Next, list all operating systems and software installed in your infrastructure. Again include mobile device operating systems on this list as they require updates. Include all installed software and software you are using from cloud providers. While you may not be responsible for updating cloud-based systems, updates to those systems by the vendors who manage them may impact your business. 

Review all of your organization’s various systems and software. Perhaps you have a mix of old and new computers, some with earlier versions of applications than others. In most cases, having only a single version of each application to support makes patch management and other IT support efforts much more straightforward. Upgrading older versions of applications where possible is generally recommended.

Patch Testing

Simply applying updates or patches to all systems as soon as they are released is not generally recommended. Instead, a process of testing each update to ensure the update does not break any functionality is a good practice. Depending on the size of your organization, this means identifying one or more computers that will receive updates first. Then, after confirming the update is working correctly, the remaining systems can be updated.

While this process works well for laptops, desktops, and servers, network devices such as routers and firewalls require specialized handling when applying updates to ensure work is not interrupted. Unlike updates to computers, updates to network devices cannot usually be uninstalled. Instead, if a problem occurs following an update to a network device, an earlier revision of the software usually needs to be reinstalled to restore function. Depending on the manufacturer, printers may or may not face a similar situation with failed updates.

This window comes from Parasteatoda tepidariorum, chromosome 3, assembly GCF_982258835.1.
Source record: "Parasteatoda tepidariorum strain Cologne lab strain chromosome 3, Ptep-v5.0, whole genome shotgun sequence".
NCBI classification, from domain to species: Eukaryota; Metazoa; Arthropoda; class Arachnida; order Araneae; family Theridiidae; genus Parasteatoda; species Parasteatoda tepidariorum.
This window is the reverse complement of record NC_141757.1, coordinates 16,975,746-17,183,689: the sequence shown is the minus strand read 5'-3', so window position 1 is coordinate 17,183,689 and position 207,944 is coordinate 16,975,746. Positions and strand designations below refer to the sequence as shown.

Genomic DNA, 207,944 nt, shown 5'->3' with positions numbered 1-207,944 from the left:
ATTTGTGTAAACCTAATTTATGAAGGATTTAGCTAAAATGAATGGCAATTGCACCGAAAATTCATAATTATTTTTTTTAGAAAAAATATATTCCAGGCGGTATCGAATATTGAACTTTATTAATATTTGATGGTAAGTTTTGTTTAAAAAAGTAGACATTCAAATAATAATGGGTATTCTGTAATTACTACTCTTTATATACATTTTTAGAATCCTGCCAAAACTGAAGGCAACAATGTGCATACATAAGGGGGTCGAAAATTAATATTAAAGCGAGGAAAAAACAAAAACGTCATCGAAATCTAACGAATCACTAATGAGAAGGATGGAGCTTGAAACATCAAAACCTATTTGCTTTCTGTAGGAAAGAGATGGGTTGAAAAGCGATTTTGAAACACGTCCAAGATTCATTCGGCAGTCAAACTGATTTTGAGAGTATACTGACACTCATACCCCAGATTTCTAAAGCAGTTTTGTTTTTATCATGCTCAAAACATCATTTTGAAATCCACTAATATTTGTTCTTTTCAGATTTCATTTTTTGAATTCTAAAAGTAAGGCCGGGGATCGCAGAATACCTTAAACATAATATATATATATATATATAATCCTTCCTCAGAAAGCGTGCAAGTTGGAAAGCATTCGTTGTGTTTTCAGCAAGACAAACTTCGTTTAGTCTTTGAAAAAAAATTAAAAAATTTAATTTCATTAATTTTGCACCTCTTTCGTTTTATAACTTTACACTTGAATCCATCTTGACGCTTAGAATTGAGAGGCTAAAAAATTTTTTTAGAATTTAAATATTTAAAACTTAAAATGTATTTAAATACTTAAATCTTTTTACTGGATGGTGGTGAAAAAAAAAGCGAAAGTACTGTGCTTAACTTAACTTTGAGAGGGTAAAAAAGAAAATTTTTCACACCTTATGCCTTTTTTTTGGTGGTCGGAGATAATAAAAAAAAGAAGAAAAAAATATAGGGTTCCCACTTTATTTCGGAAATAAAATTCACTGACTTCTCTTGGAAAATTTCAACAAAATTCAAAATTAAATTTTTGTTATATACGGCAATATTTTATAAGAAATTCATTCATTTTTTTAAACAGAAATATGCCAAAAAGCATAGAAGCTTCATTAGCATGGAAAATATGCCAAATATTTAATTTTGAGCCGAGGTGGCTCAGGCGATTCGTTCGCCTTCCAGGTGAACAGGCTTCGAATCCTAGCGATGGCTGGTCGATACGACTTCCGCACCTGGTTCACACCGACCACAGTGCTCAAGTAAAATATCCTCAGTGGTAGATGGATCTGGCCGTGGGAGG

Scheduling Updates

It is crucial to have a regular schedule defined for applying updates after they are released and tested. Especially with security-related updates, installing them as soon as practical is highly recommended. Many vendors have defined a regular schedule for when they release regular updates. For example, Microsoft has long released a monthly batch of updates on the second Tuesday of each month. Many other software vendors have aligned themselves with a similar release schedule. In the IT industry this second Tuesday of the month is referred to as “Patch Tuesday” for this reason.

Security updates are typically released as soon as they are developed and tested by a vendor. Therefore while a monthly patching schedule should be adhered to for end-user devices, it is still essential to watch for important security updates and focus on testing and applying those as they are released.


Developing a mature set of patch management processes to handle software updates for all of your organization’s systems can be a daunting task. However, it is crucial to the security and continued operation of your organization. 

Oceantec can assist with developing a patch management practice for your organization, or we can help optimize your existing processes. Optionally, our managed services team can automate all of these processes on your behalf. Don’t hesitate to get in touch with us today to schedule a discussion about how we can help.